3. 5 out of 5

    عبدالرحمن الشيمي

    ١. الكتاب فيه تحقيب جيد لأهم الأفكار والمفكرين وتحليل جيد لكل حقبة ٢. يعيبه ما يعيب المفكرين الغربيين المعاصرين تأثرهم بالنسبوية والمبالغة في أثر البيئة على الفكر ٣. أضعف فصوله ما يتعلق بالمرأة حيث جاءت فيه الأفكار غير واضحة غير ذلك الكتاب ممتاز وأنصح به

  4. 5 out of 5

    Nayyer Rahman

    It's a book that captures the development is the Islamic world of economics but is not restricted to economics. This is important for the muslim as well as non-muslim audience. It's a book that captures the development is the Islamic world of economics but is not restricted to economics. This is important for the muslim as well as non-muslim audience.

  5. 4 out of 5

    Ann

    More political economy of than economics, but in this case, there's more to the political economy. I like the sense of "economic citizenship." More political economy of than economics, but in this case, there's more to the political economy. I like the sense of "economic citizenship."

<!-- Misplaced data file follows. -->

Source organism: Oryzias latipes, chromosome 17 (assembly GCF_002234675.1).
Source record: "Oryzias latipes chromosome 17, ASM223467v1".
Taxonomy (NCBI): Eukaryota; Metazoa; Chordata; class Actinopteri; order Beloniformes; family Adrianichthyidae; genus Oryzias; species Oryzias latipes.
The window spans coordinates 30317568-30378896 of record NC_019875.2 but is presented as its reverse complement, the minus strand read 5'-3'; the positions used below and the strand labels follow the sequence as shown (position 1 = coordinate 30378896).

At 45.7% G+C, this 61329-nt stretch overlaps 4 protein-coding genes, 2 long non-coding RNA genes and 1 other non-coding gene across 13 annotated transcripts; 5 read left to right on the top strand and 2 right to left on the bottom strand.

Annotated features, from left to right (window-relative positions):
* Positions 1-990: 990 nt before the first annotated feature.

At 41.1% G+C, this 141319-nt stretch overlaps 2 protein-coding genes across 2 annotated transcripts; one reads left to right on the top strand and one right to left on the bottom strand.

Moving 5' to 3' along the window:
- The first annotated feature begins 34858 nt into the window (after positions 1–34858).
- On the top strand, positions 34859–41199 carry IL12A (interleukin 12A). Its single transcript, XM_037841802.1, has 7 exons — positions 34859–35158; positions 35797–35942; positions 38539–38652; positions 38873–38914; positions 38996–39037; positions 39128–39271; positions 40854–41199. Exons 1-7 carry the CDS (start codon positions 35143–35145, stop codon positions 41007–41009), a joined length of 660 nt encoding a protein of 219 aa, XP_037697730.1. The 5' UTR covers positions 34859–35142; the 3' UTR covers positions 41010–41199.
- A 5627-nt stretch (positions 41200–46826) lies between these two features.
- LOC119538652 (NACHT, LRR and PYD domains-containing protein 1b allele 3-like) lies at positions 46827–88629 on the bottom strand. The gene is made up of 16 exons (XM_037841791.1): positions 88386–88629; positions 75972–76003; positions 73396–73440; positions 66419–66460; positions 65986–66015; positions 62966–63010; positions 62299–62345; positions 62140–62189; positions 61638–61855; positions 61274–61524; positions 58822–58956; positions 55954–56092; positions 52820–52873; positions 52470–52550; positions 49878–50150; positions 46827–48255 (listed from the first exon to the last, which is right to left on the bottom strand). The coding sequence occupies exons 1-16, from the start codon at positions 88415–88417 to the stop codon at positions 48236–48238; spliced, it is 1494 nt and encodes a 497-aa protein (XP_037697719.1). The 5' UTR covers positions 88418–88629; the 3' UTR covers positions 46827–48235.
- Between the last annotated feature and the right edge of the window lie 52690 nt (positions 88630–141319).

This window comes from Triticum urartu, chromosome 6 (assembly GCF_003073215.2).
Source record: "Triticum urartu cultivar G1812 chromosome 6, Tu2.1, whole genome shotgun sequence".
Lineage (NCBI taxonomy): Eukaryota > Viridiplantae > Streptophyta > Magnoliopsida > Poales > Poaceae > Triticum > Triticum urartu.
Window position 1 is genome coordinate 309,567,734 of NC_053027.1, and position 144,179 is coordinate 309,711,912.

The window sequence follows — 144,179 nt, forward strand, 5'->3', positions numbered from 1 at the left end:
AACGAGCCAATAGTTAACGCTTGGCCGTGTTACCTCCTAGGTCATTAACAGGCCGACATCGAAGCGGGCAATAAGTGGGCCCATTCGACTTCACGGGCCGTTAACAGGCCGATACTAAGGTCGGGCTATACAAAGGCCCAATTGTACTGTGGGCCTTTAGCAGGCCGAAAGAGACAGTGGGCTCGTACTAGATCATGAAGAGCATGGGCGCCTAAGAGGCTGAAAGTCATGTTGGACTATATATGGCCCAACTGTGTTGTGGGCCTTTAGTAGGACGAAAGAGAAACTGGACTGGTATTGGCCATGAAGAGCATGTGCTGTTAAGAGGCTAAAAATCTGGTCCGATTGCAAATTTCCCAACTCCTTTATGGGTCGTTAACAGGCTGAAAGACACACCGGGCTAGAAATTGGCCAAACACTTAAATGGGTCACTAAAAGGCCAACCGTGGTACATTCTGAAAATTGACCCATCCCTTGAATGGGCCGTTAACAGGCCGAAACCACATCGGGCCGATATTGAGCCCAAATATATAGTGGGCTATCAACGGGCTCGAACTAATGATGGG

6. 4 out of 5

    Joel Trono-Doerksen

  7. 4 out of 5

    Omnia Ahmed

  8. 5 out of 5

    Azzam To'meh

  9. 4 out of 5

    Hanna

  10. 5 out of 5

    Oscar B.

  11. 5 out of 5

    Jonathan

  12. 4 out of 5

    Omar Abdelrahman

  13. 4 out of 5

    Paul

  14. 4 out of 5

    Mohammed

  15. 5 out of 5

    Muhammad Abdullah

  16. 4 out of 5

    space

  17. 4 out of 5

    Charles

  18. 4 out of 5

    Waseem Naser

  19. 5 out of 5

    محمد عبد الرءوف

  20. 4 out of 5

    Janine Renee

  21. 5 out of 5

    Kate

  22. 4 out of 5

    Jessica

  23. 5 out of 5

    Martin

  24. 5 out of 5

    Mostafa Orabyvić

  25. 4 out of 5

    Mohamed

  26. 4 out of 5

    Meaningless

  27. 5 out of 5

    Sarah

  28. 4 out of 5

    Emad Zahran

  29. 4 out of 5

    Parker Howes

  30. 4 out of 5

    Karin_yo21